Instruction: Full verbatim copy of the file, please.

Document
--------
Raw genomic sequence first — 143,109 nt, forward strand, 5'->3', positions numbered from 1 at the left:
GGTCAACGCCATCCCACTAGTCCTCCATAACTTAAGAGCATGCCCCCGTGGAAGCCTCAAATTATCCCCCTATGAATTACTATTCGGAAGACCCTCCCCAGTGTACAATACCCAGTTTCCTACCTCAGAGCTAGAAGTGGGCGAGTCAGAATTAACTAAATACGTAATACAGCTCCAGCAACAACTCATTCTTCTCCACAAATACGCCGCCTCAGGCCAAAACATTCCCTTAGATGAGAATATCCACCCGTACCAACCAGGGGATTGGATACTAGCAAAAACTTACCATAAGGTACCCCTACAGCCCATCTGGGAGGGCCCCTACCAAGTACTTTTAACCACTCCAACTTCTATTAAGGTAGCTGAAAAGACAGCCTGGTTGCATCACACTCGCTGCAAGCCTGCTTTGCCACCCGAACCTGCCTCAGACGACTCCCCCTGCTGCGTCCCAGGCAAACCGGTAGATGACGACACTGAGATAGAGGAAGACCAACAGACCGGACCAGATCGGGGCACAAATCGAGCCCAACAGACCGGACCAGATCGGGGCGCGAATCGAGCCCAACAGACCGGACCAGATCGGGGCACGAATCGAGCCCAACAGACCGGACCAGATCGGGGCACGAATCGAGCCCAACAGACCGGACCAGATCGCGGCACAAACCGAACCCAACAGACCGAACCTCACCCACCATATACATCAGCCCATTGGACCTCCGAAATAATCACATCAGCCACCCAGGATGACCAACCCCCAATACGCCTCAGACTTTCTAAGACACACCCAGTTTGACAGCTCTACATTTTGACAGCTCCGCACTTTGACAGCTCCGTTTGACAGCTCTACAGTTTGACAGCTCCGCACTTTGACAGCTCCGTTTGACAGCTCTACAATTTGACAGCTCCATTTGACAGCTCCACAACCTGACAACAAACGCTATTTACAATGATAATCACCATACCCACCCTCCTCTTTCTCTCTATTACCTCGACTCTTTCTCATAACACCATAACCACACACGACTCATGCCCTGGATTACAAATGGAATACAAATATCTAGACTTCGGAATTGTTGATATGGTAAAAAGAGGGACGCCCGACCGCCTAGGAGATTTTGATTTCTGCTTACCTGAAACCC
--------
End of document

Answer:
Raw genomic sequence first — 143,109 nt, forward strand, 5'->3', positions numbered from 1 at the left:
GGTCAACGCCATCCCACTAGTCCTCCATAACTTAAGAGCATGCCCCCGTGGAAGCCTCAAATTATCCCCCTATGAATTACTATTCGGAAGACCCTCCCCAGTGTACAATACCCAGTTTCCTACCTCAGAGCTAGAAGTGGGCGAGTCAGAATTAACTAAATACGTAATACAGCTCCAGCAACAACTCATTCTTCTCCACAAATACGCCGCCTCAGGCCAAAACATTCCCTTAGATGAGAATATCCACCCGTACCAACCAGGGGATTGGATACTAGCAAAAACTTACCATAAGGTACCCCTACAGCCCATCTGGGAGGGCCCCTACCAAGTACTTTTAACCACTCCAACTTCTATTAAGGTAGCTGAAAAGACAGCCTGGTTGCATCACACTCGCTGCAAGCCTGCTTTGCCACCCGAACCTGCCTCAGACGACTCCCCCTGCTGCGTCCCAGGCAAACCGGTAGATGACGACACTGAGATAGAGGAAGACCAACAGACCGGACCAGATCGGGGCACAAATCGAGCCCAACAGACCGGACCAGATCGGGGCGCGAATCGAGCCCAACAGACCGGACCAGATCGGGGCACGAATCGAGCCCAACAGACCGGACCAGATCGGGGCACGAATCGAGCCCAACAGACCGGACCAGATCGCGGCACAAACCGAACCCAACAGACCGAACCTCACCCACCATATACATCAGCCCATTGGACCTCCGAAATAATCACATCAGCCACCCAGGATGACCAACCCCCAATACGCCTCAGACTTTCTAAGACACACCCAGTTTGACAGCTCTACATTTTGACAGCTCCGCACTTTGACAGCTCCGTTTGACAGCTCTACAGTTTGACAGCTCCGCACTTTGACAGCTCCGTTTGACAGCTCTACAATTTGACAGCTCCATTTGACAGCTCCACAACCTGACAACAAACGCTATTTACAATGATAATCACCATACCCACCCTCCTCTTTCTCTCTATTACCTCGACTCTTTCTCATAACACCATAACCACACACGACTCATGCCCTGGATTACAAATGGAATACAAATATCTAGACTTCGGAATTGTTGATATGGTAAAAAGAGGGACGCCCGACCGCCTAGGAGATTTTGATTTCTGCTTACCTGAAACCC